I would think of it this way:
Happiness is not becoming (it’s not a finite state of being), but it is a process of getting happier with each new day.
If you think of it this way, you’re much more likely to treat happiness not as an end goal but as a habit.
The good news? Everyone can develop habits, even this one. It’s not anything out of reach. It’s not just for the chosen few, for people who belong to a “happy club” or for those who are somehow advanced in feeling elated and carefree their whole lives. Not even close.
But it is a skill, and like with any other skill, you can work on it. You can build it, day by day, to make it stronger, so that it can serve you to lead a better, more fulfilling and certainly a more enjoyable life.
So make a commitment to becoming happier, starting today.
Becoming happier means:
- Starting small (much easier than setting huge expectations: “I have to snap out of this unhappiness right now!”)
- Making progress (so that you’re doing something to improve your mood today compared to yesterday: “Today I will do ___ differently!”)
- Being proactive (showing that you’re committed to making a positive change in your life: “I want to work on being happier so that I can start feeling better!”)
Here are 5 small habits that you can practice daily to become happier:
Be kind to yourself.
Maybe you’re getting over a difficult and traumatic event, or maybe you’re still in the middle of it. It’s not an easy feeling, not knowing what to do next. Maybe you don’t necessarily have to do anything right now. You can just be patient with yourself, which can take the edge off things a bit. Use this time to reflect on what happened, and find out whatever you can learn from the situation. Try to avoid self-blame or blaming others. Use the time to practice a little self-compassion, be kind to yourself, give yourself some time to heal and get better.
Say thank you.
Practicing gratitude rewires our brain to think about positive things, the things that we have going for us, instead of the things we do not have and that can leave us feeling frustrated and unhappy. Everyone has at least something going for them, it’s just that these things are often neglected or taken for granted. Create a gratitude journal and write in it for 5 minutes each morning; list 3 things you are grateful for. It can be the simplest of things, such as having a warm bed to sleep in, a roof over your head, a family that loves you, a career or a job that improves the quality of life to people around you, food in your fridge, a dog or cat that you have as your pet, having an education that allows you to read and write, etc.
Visualize having a good day.
This is a simple technique that helps to train your brain to anticipate what happens next and to focus on a positive outcome to your day. All you need is 5 minutes. Think about the work you need to do, and picture yourself accomplishing what’s on your list and having enough time to do it. Make an estimate of how much time you’ll need for the important things, and plan what you’ll do if you run into a problem (have a plan B). Finally, imagine doing an activity that will make you happy: running into a friend, having an interesting conversation, watching a soccer game, making the time to play guitar, going on a bike ride, or eating an ice cream cone.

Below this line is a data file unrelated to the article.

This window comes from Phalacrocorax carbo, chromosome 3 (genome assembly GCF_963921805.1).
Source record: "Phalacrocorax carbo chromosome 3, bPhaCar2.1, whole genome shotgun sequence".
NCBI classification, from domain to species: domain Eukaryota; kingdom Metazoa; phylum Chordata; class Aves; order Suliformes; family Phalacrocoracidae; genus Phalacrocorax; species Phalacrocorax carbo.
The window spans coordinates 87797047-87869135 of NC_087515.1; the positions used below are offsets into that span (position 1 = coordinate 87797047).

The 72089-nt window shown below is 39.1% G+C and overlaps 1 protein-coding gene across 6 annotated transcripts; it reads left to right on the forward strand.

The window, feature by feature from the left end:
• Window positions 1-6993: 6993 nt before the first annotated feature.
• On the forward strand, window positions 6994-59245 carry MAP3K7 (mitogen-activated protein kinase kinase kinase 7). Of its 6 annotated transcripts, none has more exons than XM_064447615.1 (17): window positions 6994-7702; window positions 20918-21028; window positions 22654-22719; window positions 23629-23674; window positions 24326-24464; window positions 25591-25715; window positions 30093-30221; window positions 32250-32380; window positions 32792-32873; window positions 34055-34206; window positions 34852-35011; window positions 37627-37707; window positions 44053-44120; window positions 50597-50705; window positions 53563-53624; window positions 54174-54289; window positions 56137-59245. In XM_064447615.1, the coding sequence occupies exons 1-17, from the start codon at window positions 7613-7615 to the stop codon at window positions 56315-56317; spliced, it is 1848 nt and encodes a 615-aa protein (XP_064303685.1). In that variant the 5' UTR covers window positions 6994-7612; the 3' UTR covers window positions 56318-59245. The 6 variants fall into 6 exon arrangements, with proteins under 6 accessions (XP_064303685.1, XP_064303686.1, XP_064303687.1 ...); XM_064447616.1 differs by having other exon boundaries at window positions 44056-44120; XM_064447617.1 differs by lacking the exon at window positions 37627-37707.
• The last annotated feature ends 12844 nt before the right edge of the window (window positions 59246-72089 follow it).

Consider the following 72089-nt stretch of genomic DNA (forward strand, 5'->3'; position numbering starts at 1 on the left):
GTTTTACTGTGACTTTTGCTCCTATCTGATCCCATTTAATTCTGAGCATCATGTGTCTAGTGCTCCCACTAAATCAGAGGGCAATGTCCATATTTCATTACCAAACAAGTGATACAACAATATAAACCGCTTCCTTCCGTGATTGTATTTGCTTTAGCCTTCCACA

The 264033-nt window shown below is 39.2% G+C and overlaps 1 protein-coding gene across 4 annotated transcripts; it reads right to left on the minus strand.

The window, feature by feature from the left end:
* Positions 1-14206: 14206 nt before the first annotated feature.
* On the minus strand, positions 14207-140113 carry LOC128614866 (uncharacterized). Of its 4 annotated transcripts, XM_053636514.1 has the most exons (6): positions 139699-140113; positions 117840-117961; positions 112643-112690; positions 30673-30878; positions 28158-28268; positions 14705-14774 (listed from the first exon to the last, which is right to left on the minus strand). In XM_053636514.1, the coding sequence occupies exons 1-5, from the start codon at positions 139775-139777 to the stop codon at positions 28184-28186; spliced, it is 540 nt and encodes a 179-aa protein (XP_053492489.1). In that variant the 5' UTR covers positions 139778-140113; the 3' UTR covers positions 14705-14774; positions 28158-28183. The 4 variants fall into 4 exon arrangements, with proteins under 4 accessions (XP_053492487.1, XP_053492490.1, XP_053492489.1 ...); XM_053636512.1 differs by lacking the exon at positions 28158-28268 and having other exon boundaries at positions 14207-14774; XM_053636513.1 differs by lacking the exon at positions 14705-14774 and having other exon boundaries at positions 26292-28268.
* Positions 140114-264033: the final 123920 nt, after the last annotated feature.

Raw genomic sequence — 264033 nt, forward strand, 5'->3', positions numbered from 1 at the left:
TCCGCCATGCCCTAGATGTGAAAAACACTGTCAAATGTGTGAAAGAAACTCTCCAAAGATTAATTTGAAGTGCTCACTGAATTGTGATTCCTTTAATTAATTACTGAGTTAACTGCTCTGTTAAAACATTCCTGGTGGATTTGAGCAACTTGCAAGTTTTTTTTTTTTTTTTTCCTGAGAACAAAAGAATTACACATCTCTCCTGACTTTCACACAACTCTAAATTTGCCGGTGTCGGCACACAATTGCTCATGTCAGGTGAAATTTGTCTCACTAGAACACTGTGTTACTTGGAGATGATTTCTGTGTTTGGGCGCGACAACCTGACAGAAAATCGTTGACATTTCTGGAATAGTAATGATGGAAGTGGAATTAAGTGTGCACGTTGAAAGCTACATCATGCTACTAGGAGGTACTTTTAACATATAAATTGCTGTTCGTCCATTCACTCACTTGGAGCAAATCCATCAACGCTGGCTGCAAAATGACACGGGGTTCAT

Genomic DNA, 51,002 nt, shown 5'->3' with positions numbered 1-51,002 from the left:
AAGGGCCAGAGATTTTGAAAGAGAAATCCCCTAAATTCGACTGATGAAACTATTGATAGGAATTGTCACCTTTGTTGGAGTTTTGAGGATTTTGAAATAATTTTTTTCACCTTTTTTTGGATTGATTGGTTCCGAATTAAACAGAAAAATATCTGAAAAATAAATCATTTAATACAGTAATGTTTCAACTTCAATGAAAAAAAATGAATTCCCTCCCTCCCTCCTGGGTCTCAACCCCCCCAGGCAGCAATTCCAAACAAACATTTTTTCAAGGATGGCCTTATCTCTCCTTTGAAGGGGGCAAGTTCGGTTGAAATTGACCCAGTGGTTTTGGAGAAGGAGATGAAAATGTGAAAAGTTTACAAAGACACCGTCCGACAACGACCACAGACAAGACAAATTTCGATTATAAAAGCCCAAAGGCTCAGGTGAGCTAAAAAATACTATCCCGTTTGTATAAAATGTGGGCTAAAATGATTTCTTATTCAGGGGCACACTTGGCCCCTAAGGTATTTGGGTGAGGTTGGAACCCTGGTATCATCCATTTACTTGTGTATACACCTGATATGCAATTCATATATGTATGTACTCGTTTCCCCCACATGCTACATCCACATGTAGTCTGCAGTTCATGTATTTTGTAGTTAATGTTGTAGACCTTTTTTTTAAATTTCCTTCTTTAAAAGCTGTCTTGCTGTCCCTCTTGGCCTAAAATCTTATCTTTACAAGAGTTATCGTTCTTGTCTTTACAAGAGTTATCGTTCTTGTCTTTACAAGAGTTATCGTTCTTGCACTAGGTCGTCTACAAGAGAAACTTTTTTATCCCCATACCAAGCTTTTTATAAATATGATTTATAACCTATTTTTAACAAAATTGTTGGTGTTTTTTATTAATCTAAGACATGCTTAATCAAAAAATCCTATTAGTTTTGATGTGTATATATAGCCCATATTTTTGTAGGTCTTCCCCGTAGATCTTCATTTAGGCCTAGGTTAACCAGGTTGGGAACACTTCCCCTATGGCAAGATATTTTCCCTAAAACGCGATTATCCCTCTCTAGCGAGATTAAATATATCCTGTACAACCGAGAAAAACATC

Find any excuse to smile and laugh.
When you smile and laugh, you give yourself an endorphin boost. Endorphins (also known as happy hormones) have many benefits, from reducing stress levels to making you feel happier and acting as a natural painkiller. You can even make yourself smile for no specific reason, and still get the same benefits. According to a facial feedback hypothesis, our brain doesn’t differentiate between real or fake smiles, and it interprets the position of your facial muscles in the same way, which helps it release more endorphins.
Do something that really makes you feel good.
If you’re an avid reader, make the time to read a novel for 30 minutes before going to sleep. If you like to be physically active, schedule in a bike ride or a run in the late afternoon when you’re done with work. If you love music, learn how to play guitar or drums or a harmonica. If you love to write, make it a priority to write one page every single day, either early in the morning before getting ready or later at night when everyone’s asleep, it’s quiet and you have the time to organize your thoughts while enjoying a cup of tea and listening to some relaxing music.
Here are 2 book recommendations for more ideas on becoming happier:
- by Tal Ben-Shahar: practical suggestions on how to implement positive psychology in your daily life, for example in school, the workplace, and in your personal relationships.
- by Tal Ben-Shahar: this is a guided journal (think of it as a happiness workbook) with exercises to inspire happiness, gratitude, and positivity in your daily life.